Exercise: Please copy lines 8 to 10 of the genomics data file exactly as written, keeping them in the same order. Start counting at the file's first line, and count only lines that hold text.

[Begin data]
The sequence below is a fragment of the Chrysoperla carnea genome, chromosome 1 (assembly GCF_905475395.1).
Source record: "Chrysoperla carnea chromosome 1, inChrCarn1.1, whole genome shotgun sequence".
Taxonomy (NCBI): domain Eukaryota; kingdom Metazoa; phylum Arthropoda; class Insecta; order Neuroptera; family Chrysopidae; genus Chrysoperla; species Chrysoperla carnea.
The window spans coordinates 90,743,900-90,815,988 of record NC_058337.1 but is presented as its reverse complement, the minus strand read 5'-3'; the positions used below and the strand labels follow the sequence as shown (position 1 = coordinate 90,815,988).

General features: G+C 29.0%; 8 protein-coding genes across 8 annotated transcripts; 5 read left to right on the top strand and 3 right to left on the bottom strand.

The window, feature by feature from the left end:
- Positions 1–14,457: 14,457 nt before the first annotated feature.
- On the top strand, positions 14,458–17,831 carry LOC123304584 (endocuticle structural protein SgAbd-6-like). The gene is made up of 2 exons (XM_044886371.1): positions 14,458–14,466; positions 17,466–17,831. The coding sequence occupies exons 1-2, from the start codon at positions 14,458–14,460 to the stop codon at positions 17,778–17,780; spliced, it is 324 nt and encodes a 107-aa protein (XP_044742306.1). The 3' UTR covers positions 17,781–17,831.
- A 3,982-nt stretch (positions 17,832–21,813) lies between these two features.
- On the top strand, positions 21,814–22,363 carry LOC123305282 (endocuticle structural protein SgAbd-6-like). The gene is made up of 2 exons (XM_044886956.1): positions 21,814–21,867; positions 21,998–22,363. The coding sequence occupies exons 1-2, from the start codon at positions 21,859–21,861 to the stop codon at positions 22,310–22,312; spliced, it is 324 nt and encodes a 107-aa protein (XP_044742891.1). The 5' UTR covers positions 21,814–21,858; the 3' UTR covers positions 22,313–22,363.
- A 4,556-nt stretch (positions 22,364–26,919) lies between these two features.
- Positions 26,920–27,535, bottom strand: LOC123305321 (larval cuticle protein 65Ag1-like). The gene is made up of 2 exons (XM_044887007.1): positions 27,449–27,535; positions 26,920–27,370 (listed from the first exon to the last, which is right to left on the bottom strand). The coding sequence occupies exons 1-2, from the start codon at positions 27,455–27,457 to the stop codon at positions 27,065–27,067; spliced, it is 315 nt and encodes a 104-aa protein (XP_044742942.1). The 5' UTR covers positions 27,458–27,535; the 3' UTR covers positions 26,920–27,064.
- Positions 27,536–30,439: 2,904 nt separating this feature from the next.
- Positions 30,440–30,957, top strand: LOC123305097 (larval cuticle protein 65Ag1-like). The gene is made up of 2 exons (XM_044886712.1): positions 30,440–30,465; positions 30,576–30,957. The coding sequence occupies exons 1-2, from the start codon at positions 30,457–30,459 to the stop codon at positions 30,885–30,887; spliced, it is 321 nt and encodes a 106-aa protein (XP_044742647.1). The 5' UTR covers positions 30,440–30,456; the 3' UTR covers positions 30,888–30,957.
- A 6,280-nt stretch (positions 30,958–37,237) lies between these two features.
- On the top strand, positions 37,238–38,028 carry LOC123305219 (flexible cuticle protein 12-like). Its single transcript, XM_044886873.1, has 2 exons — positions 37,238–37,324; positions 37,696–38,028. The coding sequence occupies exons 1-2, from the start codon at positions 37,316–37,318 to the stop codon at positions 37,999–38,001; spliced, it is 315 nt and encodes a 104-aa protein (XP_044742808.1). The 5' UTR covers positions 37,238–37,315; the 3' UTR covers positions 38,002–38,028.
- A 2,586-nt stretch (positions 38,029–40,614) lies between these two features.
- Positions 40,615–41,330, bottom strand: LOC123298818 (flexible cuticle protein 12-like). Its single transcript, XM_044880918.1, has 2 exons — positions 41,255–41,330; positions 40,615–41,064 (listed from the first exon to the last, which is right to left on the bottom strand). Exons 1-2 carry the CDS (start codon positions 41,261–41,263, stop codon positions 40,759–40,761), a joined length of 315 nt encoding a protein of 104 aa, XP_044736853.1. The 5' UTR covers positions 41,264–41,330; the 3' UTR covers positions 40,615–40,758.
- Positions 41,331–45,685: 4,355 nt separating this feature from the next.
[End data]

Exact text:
- On the top strand, positions 14,458–17,831 carry LOC123304584 (endocuticle structural protein SgAbd-6-like). The gene is made up of 2 exons (XM_044886371.1): positions 14,458–14,466; positions 17,466–17,831. The coding sequence occupies exons 1-2, from the start codon at positions 14,458–14,460 to the stop codon at positions 17,778–17,780; spliced, it is 324 nt and encodes a 107-aa protein (XP_044742306.1). The 3' UTR covers positions 17,781–17,831.
- A 3,982-nt stretch (positions 17,832–21,813) lies between these two features.
- On the top strand, positions 21,814–22,363 carry LOC123305282 (endocuticle structural protein SgAbd-6-like). The gene is made up of 2 exons (XM_044886956.1): positions 21,814–21,867; positions 21,998–22,363. The coding sequence occupies exons 1-2, from the start codon at positions 21,859–21,861 to the stop codon at positions 22,310–22,312; spliced, it is 324 nt and encodes a 107-aa protein (XP_044742891.1). The 5' UTR covers positions 21,814–21,858; the 3' UTR covers positions 22,313–22,363.